thx,
Vasile



{Quote hidden}

> -

2005\08\16@042955 by Russell McMahon

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>>        http://russell.servepics.com/temp/train1.jpg
>
> And Russell is the guy from the left side of this picture ?

No - I'm the guy behind the camera.
Man with beard is James.
Man with bright shirt is Rod - went round the world with me and my
wife.

This is me and my longsuffering wife :-)

       http://russell.servepics.com/temp/ruval01.jpg



       RM



2005\08\16@043910 by Russell McMahon

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>> And Russell is the guy from the left side of this picture ?

> This is me and my longsuffering wife :-)
>
>        http://russell.servepics.com/temp/ruval01.jpg
>

also fwiw

    http://russell.servepics.com/temp/ruval02.jpg

    http://russell.servepics.com/temp/ruval03.jpg

    http://russell.servepics.com/temp/ruval04.jpg

    http://russell.servepics.com/temp/ruval05.jpg


A certain pattern emerges ;-)


       RM

2005\08\16@045142 by Alan B. Pearce

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>A certain pattern emerges ;-)

It takes you a long time to turn around ?????

2005\08\16@050058 by Jan-Erik Soderholm

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Russell McMahon wrote :

> > This is me and my longsuffering wife :-)
>
>
> >        http://russell.servepics.com/temp/ruval01.jpg

You *do*
know that a lot of
"interesting" stuff is available at

   http:
//russell.servepics.com/temp/

right ?

Jan-Erik.



2005\08\16@051131 by Vasile Surducan

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On 8/16/05, Jan-Erik Soderholm <jan-erik.soderholmspamspam_OUTtelia.com> wrote:
> Russell McMahon wrote :
>
> > > This is me and my longsuffering wife :-)
> >
> >
> > >        http://russell.servepics.com/temp/ruval01.jpg
>
> You *do*
> know that a lot of
> "interesting" stuff is available at
>
>    http:
> //russell.servepics.com/temp/
>
> right ?
>
http://russell.servepics.com/temp/hh01.jpg

this is very good, I shut some on Les Ramblas.

Vasile

2005\08\16@053945 by Russell McMahon

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> You *do*
> know that a lot of
> "interesting" stuff is available at
>
>    http:
> //russell.servepics.com/temp/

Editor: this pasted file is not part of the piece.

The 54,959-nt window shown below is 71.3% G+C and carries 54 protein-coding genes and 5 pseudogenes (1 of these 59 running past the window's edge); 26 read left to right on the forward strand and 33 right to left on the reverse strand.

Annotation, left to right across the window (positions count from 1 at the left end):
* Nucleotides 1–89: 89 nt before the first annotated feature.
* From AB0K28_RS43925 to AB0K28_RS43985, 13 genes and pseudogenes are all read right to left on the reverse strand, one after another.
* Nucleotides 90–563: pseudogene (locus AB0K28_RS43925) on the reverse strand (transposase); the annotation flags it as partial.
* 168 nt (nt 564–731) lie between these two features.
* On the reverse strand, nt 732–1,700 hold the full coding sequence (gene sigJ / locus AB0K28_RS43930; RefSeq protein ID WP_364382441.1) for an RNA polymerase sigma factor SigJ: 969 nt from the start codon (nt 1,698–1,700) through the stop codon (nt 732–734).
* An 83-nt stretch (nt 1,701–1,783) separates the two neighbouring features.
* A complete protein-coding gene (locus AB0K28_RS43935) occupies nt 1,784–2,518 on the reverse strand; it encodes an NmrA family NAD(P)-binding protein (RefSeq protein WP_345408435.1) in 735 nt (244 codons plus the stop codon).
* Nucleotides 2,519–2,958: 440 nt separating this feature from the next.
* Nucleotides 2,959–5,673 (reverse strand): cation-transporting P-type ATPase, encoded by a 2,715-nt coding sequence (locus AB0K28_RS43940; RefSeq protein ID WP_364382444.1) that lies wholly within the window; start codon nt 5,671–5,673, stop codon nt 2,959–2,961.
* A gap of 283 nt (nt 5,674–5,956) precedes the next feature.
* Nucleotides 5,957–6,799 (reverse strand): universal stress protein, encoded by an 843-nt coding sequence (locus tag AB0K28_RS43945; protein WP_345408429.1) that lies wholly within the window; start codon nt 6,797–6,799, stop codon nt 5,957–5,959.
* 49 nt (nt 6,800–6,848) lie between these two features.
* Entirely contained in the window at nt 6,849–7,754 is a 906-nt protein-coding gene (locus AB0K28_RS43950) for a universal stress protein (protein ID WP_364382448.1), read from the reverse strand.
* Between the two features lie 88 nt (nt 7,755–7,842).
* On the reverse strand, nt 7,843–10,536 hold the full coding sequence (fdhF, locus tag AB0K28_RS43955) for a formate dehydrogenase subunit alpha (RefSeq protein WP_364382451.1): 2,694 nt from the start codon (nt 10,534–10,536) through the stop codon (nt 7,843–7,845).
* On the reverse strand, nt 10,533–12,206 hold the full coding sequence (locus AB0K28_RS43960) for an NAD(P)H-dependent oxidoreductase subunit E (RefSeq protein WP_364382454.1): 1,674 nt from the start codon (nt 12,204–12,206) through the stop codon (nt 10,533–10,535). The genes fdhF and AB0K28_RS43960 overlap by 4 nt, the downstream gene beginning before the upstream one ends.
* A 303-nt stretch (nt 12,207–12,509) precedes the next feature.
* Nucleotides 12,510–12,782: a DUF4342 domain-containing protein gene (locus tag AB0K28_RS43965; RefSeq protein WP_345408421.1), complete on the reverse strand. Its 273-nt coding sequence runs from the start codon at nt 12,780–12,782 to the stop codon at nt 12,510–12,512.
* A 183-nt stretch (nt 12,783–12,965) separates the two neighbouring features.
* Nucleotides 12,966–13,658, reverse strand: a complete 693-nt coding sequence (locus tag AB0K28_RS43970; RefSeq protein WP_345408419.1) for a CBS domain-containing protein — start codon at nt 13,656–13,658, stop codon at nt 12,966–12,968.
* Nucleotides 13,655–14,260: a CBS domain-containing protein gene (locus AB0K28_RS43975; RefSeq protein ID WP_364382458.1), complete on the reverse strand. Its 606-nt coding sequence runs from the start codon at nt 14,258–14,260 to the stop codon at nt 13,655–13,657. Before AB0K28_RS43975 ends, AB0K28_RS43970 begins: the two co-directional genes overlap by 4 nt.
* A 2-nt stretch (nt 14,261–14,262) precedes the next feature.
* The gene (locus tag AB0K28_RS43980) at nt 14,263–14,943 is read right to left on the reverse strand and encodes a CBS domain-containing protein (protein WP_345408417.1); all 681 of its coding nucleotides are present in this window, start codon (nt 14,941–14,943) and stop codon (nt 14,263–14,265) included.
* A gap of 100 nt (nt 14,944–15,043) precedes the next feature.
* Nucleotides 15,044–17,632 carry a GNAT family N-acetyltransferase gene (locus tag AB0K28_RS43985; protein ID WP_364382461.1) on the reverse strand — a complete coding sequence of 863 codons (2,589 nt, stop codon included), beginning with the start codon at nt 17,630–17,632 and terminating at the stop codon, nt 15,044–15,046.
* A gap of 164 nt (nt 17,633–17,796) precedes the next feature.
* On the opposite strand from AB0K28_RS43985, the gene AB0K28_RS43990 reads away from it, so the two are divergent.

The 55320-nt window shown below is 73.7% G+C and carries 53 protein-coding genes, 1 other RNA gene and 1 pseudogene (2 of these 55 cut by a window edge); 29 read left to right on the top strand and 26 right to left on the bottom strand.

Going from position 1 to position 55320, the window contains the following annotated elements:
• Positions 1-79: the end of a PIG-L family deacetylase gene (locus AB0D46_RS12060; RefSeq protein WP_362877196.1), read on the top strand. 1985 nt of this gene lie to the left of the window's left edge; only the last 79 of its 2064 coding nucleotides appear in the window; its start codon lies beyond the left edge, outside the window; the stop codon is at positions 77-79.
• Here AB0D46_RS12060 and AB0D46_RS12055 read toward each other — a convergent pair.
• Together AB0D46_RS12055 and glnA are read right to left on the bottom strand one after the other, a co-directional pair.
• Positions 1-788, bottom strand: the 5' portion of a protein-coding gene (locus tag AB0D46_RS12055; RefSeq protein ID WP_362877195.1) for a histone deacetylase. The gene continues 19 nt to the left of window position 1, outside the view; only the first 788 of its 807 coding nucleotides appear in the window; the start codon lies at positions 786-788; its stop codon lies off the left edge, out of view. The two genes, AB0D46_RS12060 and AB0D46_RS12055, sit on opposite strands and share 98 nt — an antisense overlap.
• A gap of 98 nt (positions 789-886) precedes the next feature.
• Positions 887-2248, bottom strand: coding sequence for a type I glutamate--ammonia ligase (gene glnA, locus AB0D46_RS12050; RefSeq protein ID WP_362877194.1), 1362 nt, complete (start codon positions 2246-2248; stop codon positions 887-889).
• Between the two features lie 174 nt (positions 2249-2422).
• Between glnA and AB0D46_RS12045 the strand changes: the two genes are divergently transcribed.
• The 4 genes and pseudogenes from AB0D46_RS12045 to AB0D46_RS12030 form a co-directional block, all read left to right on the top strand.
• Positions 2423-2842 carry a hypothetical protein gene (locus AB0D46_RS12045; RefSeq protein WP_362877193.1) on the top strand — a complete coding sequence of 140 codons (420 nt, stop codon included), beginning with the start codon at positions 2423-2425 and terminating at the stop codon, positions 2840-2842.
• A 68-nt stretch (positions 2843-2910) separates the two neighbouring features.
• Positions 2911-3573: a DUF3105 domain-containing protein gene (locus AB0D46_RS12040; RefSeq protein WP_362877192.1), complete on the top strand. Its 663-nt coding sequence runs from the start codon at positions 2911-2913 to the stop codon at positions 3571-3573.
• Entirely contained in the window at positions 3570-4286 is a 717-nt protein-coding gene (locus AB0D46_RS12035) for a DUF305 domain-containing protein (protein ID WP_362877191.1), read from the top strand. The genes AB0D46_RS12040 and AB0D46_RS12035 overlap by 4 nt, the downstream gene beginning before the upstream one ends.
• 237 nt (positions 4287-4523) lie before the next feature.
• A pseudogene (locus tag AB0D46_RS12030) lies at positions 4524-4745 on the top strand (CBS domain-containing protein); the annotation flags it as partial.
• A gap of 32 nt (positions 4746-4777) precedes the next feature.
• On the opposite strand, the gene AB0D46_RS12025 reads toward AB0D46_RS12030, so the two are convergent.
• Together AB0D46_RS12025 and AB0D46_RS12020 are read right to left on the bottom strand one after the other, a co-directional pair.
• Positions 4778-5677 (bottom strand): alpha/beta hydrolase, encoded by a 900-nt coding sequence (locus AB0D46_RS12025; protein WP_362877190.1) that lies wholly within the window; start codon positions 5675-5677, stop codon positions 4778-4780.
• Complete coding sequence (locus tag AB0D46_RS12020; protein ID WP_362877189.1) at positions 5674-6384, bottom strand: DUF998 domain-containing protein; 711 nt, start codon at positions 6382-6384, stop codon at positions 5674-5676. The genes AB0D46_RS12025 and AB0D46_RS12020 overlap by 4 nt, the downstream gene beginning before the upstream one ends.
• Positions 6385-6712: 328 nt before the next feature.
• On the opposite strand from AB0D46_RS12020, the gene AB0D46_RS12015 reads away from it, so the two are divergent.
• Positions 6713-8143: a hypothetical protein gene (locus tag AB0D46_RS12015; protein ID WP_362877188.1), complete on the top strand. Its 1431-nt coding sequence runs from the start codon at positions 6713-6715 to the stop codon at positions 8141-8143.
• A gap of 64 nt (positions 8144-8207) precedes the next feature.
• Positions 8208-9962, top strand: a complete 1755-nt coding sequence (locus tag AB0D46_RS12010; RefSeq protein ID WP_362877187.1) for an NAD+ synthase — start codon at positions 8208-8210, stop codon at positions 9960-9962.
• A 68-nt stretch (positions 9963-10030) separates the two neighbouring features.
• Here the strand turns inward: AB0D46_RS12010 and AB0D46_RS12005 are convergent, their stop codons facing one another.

Yep.
I put it there.
Some would embarrass me less if I took it off.
But I won't.
Not to mention the rest of the site :-)

fwiw - the "dress" is a lavalava, usually worn by VERY large Samoan
gentlemen who might not take kindly to anyone casting aspersions
thereon. It was borrowed from a Samoan friend for a special occasion.
Anyone makes rude comments and I'll send him and some friends to visit
:-). (They're generally very nice and gentle people actually, but they
look impressive.)

DL2 is me also - but only as my driving licence shows me.
Unrecognisable as me in real life :-)



       RM


2005\08\16@054508 by Russell McMahon

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> http://russell.servepics.com/temp/hh01.jpg
>
> this is very good, I shut some on Les Ramblas.
>
> Vasile

It's a bronze of (of course) Christ and Simon of Cyrene, outside the
Catholic Church next to the heart achingly beautiful San Juan
Capistrano olde Spanish Mission , which we visited on the way from LAX
to James and Maria's place.

The photo I have taken in the last few years which I arguably (with
myself?) like most is

       http://russell.servepics.com/temp/sotc_.jpg

Also happens to have a religious theme, but it's the photo as a whole
including its context and meaning that I like. It's a portion of a
modern interpretation of the Stations of the Cross. This is from
"Jesus meets his mother" (station 7?). My wife sees a strangely lit
polystyrene dressmakers dummy. I see a picture which touches me
immensely for all sorts of reasons.


       RM